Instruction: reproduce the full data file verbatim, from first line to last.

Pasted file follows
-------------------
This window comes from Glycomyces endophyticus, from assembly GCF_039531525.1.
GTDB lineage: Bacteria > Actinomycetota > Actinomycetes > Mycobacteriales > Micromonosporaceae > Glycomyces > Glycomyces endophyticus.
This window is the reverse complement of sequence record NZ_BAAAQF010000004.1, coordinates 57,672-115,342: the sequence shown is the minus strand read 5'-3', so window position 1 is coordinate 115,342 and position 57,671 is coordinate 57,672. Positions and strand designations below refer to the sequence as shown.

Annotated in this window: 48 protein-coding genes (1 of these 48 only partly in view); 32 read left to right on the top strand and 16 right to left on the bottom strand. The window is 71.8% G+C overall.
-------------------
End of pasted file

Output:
This window comes from Glycomyces endophyticus, from assembly GCF_039531525.1.
GTDB lineage: Bacteria > Actinomycetota > Actinomycetes > Mycobacteriales > Micromonosporaceae > Glycomyces > Glycomyces endophyticus.
This window is the reverse complement of sequence record NZ_BAAAQF010000004.1, coordinates 57,672-115,342: the sequence shown is the minus strand read 5'-3', so window position 1 is coordinate 115,342 and position 57,671 is coordinate 57,672. Positions and strand designations below refer to the sequence as shown.

Annotated in this window: 48 protein-coding genes (1 of these 48 only partly in view); 32 read left to right on the top strand and 16 right to left on the bottom strand. The window is 71.8% G+C overall.